Australia is full of RSL Clubs, complexes consisting of restaurants, bars and slot machines (“the pokies”). These clubs are owned and run by the Returned and Services League, and were initially formed in the 1950s to provide a meeting place and an entertainment venue for returned servicemen. RSL Clubs are often a great place to buy a cheap meal, and the buffet at my local Kedron-Wavell RSL makes for a dangerously good companion to my poor impulse control. A walk around one of these clubs reveals their clientele skews towards the elderly, patrons having established a weekly ritual of going down to the RSL for a meal, a pint of beer and a play on the pokies. This Corolla I spotted in the parking lot likely belongs to one of those elderly patrons.
These were the last of the rear-wheel-drive Corollas sold in Australia. Frankly, I find them utterly, utterly dull. They are just another example of the stodgy, conservative RWD Japanese cars that were such a fixture of the Australian market in the 1980s. At least Toyota didn’t keep it around well past its sell-by date, replacing it with the modern, front-wheel-drive E80 for 1985. The same can’t be said for larger, locally-assembled Japanese cars like the Toyota Corona, Nissan Bluebird and Mitsubishi Sigma which all stuck around until 1987. But these Japanese sedans and wagons were all simple, reliable and conservatively styled, and the Australian buying public lapped them up.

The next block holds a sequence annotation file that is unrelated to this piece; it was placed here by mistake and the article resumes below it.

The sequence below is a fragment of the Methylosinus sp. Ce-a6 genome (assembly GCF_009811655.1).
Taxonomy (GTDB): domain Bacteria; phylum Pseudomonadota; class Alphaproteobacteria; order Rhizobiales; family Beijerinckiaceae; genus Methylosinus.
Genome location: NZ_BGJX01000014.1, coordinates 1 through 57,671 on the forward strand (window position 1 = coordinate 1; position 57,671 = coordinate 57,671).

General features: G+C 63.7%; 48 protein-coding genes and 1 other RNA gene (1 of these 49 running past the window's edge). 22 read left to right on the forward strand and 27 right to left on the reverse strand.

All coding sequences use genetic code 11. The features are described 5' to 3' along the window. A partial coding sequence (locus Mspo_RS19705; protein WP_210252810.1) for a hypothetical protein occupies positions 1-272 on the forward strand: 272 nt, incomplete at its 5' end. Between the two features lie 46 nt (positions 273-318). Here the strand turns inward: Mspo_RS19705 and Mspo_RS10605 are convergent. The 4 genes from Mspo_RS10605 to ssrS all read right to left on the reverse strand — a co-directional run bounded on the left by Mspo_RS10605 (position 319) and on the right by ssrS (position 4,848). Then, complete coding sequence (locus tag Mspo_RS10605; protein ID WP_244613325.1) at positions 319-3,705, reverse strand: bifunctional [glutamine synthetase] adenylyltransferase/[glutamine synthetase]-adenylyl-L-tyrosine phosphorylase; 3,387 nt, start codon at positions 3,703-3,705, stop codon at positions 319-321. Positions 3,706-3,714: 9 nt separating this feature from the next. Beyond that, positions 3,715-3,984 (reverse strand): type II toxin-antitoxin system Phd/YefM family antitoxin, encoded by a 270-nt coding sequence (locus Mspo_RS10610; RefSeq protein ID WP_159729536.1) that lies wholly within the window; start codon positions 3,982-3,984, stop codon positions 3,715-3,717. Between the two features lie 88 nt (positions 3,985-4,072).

Despite my feelings on this particular generation of Corolla, I’m simply in awe of how mint this example is. It even has our old-style license plates, complete with a vintage Sci-Fleet Toyota dealer frame. The dashboard has survived the ravages of the sun, thanks to a tacky dash mat. It looks like this Corolla has just been sitting in a garage for thirty years! Its owner may be a vet, but this car is a veteran too. The difference is, this particular vet didn’t see any conflict.